An earlier post outlined key enablers for a people-centric, real-time web including:
- Portable profiles means that instead of creating an account on each service you join, you can now host your identity in one place and bring your profile and friends with you to other sites as you surf the social web. Webfinger, OpenID, Portable Contacts, and OAuth all make this possible (and for bootstrapping profiles from the legacy document-web, we have Google’s Social Graph API).
- Distributed Push Publishing means there is no longer a need to rely on proprietary platforms. The emerging standards here are PubSubHubbub (PuSH) and rssCloud (see comparisons on TheNextWeb and TechCrunch).
- Synchronized Conversation Threads means that users can participate on the same conversation thread across multiple interfaces and services (we are still waiting for a standard, for which various geeks are actively devising a plan). Check out the Salmon effort as an example.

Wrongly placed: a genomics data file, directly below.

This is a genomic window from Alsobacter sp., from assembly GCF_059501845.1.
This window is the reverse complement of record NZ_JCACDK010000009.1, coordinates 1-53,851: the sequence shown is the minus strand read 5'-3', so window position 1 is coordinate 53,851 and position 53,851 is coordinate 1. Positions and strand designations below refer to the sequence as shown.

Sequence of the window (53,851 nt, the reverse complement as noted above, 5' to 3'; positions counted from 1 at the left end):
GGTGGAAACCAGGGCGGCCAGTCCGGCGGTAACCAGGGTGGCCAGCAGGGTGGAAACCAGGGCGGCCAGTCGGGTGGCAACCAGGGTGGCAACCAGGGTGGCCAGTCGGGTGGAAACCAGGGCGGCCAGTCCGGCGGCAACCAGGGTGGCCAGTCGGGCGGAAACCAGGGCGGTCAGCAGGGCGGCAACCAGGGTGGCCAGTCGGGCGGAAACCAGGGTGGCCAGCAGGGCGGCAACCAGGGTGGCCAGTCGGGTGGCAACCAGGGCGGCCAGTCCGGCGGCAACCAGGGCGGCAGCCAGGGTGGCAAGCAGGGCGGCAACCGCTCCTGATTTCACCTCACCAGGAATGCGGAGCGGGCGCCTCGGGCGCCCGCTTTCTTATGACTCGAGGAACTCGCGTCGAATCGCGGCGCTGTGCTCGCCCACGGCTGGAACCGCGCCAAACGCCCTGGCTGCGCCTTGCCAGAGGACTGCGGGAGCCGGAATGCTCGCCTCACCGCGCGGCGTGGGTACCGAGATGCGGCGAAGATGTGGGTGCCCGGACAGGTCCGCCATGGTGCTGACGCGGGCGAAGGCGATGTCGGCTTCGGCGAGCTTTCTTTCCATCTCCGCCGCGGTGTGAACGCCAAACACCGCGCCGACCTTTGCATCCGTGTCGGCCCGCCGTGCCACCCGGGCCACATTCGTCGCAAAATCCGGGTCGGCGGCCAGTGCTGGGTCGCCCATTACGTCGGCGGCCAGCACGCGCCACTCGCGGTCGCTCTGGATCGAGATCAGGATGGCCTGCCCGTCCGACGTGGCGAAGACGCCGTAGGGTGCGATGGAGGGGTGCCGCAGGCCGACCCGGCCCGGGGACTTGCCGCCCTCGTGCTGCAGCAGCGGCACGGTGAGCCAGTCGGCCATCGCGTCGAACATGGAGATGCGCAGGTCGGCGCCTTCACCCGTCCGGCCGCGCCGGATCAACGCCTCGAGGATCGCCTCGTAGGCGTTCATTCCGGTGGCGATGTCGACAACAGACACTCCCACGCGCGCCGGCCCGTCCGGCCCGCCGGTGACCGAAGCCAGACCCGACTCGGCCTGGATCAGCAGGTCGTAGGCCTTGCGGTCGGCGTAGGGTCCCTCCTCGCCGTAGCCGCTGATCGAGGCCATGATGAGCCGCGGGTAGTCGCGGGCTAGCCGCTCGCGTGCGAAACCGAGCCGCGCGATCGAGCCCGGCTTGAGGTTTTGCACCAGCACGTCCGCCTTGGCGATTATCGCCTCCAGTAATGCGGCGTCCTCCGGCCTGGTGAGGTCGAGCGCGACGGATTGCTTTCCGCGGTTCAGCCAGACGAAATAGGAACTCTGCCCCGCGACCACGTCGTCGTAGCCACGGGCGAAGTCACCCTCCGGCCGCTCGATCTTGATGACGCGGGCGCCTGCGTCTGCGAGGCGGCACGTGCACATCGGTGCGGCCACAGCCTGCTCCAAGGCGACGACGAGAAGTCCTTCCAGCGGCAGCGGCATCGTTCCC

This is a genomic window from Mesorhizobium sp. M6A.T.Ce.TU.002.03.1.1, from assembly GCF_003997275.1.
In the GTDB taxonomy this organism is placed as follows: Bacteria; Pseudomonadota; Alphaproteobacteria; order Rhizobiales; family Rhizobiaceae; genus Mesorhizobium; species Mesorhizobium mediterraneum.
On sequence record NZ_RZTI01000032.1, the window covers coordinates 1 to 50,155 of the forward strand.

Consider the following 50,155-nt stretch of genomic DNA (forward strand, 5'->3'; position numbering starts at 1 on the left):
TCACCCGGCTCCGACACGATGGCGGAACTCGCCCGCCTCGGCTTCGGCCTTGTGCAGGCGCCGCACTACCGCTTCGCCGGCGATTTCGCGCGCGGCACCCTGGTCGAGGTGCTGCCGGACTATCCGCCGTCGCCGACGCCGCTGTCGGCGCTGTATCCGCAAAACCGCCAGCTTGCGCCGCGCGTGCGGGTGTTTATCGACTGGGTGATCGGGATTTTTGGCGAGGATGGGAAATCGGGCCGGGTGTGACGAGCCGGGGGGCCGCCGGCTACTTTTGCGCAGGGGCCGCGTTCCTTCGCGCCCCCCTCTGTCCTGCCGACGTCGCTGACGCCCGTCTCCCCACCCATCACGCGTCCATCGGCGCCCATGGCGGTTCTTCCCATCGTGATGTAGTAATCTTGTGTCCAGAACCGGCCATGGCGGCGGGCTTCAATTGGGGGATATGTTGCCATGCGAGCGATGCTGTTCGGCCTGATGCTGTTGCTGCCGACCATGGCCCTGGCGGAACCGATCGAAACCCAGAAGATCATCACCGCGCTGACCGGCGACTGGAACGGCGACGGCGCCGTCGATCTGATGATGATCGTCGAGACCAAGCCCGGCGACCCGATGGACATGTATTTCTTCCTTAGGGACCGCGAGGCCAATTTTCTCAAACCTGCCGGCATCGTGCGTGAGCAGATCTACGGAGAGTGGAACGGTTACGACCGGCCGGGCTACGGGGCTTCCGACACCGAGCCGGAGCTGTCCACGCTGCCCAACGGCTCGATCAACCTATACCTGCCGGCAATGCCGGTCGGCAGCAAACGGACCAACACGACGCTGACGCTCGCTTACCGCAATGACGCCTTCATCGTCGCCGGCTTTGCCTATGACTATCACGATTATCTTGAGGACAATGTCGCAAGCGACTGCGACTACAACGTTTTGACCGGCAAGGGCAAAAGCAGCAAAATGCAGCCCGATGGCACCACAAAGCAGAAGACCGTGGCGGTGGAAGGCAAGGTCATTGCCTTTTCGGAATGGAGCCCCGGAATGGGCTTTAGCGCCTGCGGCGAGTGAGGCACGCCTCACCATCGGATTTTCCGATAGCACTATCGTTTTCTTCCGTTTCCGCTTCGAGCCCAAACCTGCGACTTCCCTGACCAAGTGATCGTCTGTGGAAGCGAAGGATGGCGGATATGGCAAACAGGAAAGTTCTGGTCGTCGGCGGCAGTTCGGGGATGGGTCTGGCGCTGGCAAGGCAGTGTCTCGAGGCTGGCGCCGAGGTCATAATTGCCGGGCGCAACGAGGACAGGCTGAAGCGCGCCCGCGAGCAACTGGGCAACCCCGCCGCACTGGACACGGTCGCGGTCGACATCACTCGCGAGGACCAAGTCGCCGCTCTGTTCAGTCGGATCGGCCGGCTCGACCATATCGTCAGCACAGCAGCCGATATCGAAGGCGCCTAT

So you might say that the people centric, real-time web will be based on a stack of building block technologies including:
With this as context, it is interesting to see the work of OneSocialWeb that describes the following as their mission:
"The purpose of onesocialweb is to enable free, open, and decentralized social applications on the web. Its protocol can be used to turn any XMPP server into a full fledged social network, participating in the onesocialweb federation. The suite of extensions covers all the usual social networking use cases such as user profiles, relationships, activity streams and third party applications. In addition, it provides support for fine grained access control, realtime notification and collaboration."
Here's a recent presentation providing additional detail